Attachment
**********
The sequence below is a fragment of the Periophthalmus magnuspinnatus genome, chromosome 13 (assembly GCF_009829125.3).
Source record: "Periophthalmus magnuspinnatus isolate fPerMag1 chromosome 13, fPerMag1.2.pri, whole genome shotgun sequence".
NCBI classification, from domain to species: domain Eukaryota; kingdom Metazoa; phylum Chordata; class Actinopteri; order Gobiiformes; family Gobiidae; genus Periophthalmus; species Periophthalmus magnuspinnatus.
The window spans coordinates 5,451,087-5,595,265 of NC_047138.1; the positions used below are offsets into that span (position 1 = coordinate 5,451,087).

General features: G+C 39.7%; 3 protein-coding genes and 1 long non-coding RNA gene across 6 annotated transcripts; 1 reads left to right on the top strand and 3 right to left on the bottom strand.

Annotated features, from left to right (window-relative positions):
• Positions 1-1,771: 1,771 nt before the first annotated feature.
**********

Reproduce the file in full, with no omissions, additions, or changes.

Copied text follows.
The sequence below is a fragment of the Periophthalmus magnuspinnatus genome, chromosome 13 (assembly GCF_009829125.3).
Source record: "Periophthalmus magnuspinnatus isolate fPerMag1 chromosome 13, fPerMag1.2.pri, whole genome shotgun sequence".
NCBI classification, from domain to species: domain Eukaryota; kingdom Metazoa; phylum Chordata; class Actinopteri; order Gobiiformes; family Gobiidae; genus Periophthalmus; species Periophthalmus magnuspinnatus.
The window spans coordinates 5,451,087-5,595,265 of NC_047138.1; the positions used below are offsets into that span (position 1 = coordinate 5,451,087).

General features: G+C 39.7%; 3 protein-coding genes and 1 long non-coding RNA gene across 6 annotated transcripts; 1 reads left to right on the top strand and 3 right to left on the bottom strand.

Annotated features, from left to right (window-relative positions):
• Positions 1-1,771: 1,771 nt before the first annotated feature.